Last summer Mt. Washington had some pretty rad specials to get you up the hill. Family Fridays saw great deals to get the whole family out together between 5:30 and 7:30. Kids Passes were $5, Seniors $10 and Adults $15. Saturday evenings were ladies night, where ladies could take advantage of 2 for 1 evening ticket pricing, while Sunday night was the guys' night to take advantage of the same deal. Here’s to hoping they bring these back for 2021!
Our favourite lap in the Mount Washington Bike Park was Timewarp top to bottom because of the playful jump offerings, bonus gaps and the best left hander in the bike park. The Wiz to The Wizard to Back in Black was a close second, again for its abundance of fun features and good turns. Last but not least was Riptide Ridge to Helter Skelter, because letting off the brakes and going fast on a natural bike park trail is a great way to scare yourself.
In talking with Mike Manara, Director of Sports & Guest Services, Mt. Washington continues to focus on trail development and expansion through a slow & steady approach. This isn’t a sign of a lack of commitment to mountain biking, on the contrary says Manara, this gradual approach is because they want to ensure they get it right! They listen closely to the strong mountain bike community on the island and take that feedback to the trail network. Manara’s idea of “slow & steady” is obviously different than others however, as Mt. Washington added 12 km of DH trails to their network last year alone, and look to add another 20 km in the coming years. These stats mean the mountain expects to more than double their network when compared to the first day they opened for the 2020 season. We look forward to returning annually to enjoy the progress of Mt. Washington!
After two and a half days of bike park laps, your legs and lungs should be sufficiently rested, so it’s time to head to Nanaimo and smash a day on the pedals before the week’s end.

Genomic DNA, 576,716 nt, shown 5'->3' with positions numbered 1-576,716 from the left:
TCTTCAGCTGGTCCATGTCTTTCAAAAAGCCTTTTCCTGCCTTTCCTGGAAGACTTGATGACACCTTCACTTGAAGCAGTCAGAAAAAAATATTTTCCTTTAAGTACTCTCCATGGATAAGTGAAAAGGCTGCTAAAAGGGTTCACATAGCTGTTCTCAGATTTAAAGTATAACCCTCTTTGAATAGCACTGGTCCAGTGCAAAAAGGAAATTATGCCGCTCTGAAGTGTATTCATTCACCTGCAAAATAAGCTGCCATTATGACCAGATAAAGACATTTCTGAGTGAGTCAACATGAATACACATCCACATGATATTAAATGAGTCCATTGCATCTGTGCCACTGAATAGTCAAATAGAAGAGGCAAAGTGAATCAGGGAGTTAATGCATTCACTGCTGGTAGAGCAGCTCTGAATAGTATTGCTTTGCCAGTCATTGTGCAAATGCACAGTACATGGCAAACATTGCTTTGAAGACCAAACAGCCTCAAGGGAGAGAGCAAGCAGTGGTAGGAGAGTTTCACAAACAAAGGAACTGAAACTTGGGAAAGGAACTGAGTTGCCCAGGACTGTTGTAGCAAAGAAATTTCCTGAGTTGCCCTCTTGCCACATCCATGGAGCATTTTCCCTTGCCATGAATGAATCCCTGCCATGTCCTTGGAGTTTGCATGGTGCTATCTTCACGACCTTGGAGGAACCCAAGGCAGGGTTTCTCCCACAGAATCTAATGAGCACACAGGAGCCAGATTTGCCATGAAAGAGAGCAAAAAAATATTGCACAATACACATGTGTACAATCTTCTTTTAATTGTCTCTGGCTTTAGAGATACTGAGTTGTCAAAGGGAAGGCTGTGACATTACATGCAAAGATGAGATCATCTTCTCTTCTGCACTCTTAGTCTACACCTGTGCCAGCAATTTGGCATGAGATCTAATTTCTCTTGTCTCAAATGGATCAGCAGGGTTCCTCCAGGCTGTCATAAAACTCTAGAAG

Admittedly, we’ve somewhat foolishly overlooked Nanaimo as a riding destination in the past, as we wrongly assumed it was all sterile xc. Turns out we were very wrong and there is a great offering of trails! It’s important to note that the Benson riding area is unsanctioned and the Nanaimo Mountain Bike Club does not support riders exploring the network while they continue to work towards a land use agreement with the owners.
The NMBC has been investing some significant funds into the trail network up on Doumont to bring it into the modern age. The results are a network that has a fun mix of old school tech-jank, new school tech and some modern flow. Shoutout to the NMBC for their massive annual volunteer effort to clean up the garbage around the Doumont trails. It’s sad that illegal dumping is still an issue in the region, but great to see trail users of all stripes come together and clean up their local forest.
Our top the Doumont trails are; OFN to ASOP for some good corners, fun rock rolls and nice views, Bob’s Your Uncle for some jumps and stunts, and Fine to Finer China for some high speed flow and trail gaps.
The Steve Smith Memorial Bike Park is not your average skills park, with an asphalt pump track and dirt jumps for all skill levels, it is an amazing community asset that is a ton of fun to ride. Located only a few minutes from the Departure Bay ferry terminal, this park is a convenient place to burn some time while waiting for your ferry, or to stretch your legs after arriving on the island.
This concludes our Ride Island Itinerary for those of you looking for the bigger and badder trails Vancouver Island has to offer. We would like to take this opportunity to remind the readers that trails don’t build themselves so if you have fun riding during your visit to the island, please consider donating to the associated local trail organizations below to support the folks who continue to help grow, develop and progress the trail offerings on the Island.